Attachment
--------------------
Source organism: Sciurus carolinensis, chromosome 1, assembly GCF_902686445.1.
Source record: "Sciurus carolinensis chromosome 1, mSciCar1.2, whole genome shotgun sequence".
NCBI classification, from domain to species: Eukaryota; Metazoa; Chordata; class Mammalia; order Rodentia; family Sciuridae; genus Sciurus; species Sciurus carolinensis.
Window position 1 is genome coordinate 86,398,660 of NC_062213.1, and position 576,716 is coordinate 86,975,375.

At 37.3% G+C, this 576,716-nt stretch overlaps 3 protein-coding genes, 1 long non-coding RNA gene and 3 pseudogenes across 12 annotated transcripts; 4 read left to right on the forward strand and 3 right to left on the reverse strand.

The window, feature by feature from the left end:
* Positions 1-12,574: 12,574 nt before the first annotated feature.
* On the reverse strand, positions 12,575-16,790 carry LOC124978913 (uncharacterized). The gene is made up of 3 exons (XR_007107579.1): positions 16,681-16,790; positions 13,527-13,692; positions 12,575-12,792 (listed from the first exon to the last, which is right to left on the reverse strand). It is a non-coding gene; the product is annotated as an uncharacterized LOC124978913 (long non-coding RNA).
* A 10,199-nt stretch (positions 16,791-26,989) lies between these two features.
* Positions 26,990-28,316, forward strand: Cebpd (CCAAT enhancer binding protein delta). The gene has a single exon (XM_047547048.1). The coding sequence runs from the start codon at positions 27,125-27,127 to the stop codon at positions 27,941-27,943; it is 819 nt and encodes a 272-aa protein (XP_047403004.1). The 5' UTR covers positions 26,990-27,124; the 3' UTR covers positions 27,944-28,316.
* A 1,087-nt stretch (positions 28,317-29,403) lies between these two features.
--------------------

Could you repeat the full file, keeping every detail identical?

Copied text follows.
Source organism: Sciurus carolinensis, chromosome 1, assembly GCF_902686445.1.
Source record: "Sciurus carolinensis chromosome 1, mSciCar1.2, whole genome shotgun sequence".
NCBI classification, from domain to species: Eukaryota; Metazoa; Chordata; class Mammalia; order Rodentia; family Sciuridae; genus Sciurus; species Sciurus carolinensis.
Window position 1 is genome coordinate 86,398,660 of NC_062213.1, and position 576,716 is coordinate 86,975,375.

At 37.3% G+C, this 576,716-nt stretch overlaps 3 protein-coding genes, 1 long non-coding RNA gene and 3 pseudogenes across 12 annotated transcripts; 4 read left to right on the forward strand and 3 right to left on the reverse strand.

The window, feature by feature from the left end:
* Positions 1-12,574: 12,574 nt before the first annotated feature.
* On the reverse strand, positions 12,575-16,790 carry LOC124978913 (uncharacterized). The gene is made up of 3 exons (XR_007107579.1): positions 16,681-16,790; positions 13,527-13,692; positions 12,575-12,792 (listed from the first exon to the last, which is right to left on the reverse strand). It is a non-coding gene; the product is annotated as an uncharacterized LOC124978913 (long non-coding RNA).
* A 10,199-nt stretch (positions 16,791-26,989) lies between these two features.
* Positions 26,990-28,316, forward strand: Cebpd (CCAAT enhancer binding protein delta). The gene has a single exon (XM_047547048.1). The coding sequence runs from the start codon at positions 27,125-27,127 to the stop codon at positions 27,941-27,943; it is 819 nt and encodes a 272-aa protein (XP_047403004.1). The 5' UTR covers positions 26,990-27,124; the 3' UTR covers positions 27,944-28,316.
* A 1,087-nt stretch (positions 28,317-29,403) lies between these two features.